The dream of intelligent, mobile robots that assist people during their day-to-day activities in homes, offices and nursing facilities is a compelling one. Although a favorite subject of science-fiction writers and robotics researchers, the goal seems always to lie well off in the future, however. Engineers have yet to solve fundamental problems involving robotic perception and world modeling, automated reasoning, manipulation of objects and locomotion.
Researchers have produced robots that, while falling far short of the ideal, can do some remarkable things. In 2002 one group dropped off a robot at the entrance to the annual meeting of the American Association for Artificial Intelligence in Edmonton, Alberta. The clever machine soon found its way to the registration booth, signed up for the conference, was assigned a lecture room, proceeded to that location and finally presented a brief talk about itself at the appointed hour. Some robots have in the meantime served effectively as interactive museum tour guides, whereas others show promise as nursing home assistants. Computer scientists and engineers have also equipped mobile systems with arms and hands for manipulating objects. All these experimental devices travel about on bases supported by three or four wheels. Designers call this configuration "statically stable" because it keeps the robots upright even at rest.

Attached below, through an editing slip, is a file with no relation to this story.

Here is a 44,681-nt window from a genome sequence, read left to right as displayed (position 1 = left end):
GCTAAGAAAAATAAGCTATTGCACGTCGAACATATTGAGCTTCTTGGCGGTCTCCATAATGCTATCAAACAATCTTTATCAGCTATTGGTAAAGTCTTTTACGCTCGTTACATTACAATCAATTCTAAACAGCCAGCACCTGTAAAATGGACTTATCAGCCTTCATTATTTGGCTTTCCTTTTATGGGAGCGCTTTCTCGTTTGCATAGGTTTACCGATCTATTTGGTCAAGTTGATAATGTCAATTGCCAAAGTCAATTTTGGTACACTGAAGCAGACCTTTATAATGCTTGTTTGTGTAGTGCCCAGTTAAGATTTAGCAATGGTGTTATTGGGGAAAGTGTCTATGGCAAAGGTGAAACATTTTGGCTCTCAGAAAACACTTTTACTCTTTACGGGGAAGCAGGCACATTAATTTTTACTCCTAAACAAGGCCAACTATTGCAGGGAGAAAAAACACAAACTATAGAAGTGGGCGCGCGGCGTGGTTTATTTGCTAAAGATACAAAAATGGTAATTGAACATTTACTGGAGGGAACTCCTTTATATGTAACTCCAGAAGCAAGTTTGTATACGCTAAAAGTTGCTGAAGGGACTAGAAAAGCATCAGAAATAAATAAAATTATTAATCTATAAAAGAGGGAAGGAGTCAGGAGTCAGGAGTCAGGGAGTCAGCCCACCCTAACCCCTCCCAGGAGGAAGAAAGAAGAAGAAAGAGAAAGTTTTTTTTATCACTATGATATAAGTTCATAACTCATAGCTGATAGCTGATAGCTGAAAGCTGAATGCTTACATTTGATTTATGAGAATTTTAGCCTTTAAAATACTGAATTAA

This article was originally published with the title Ballbots.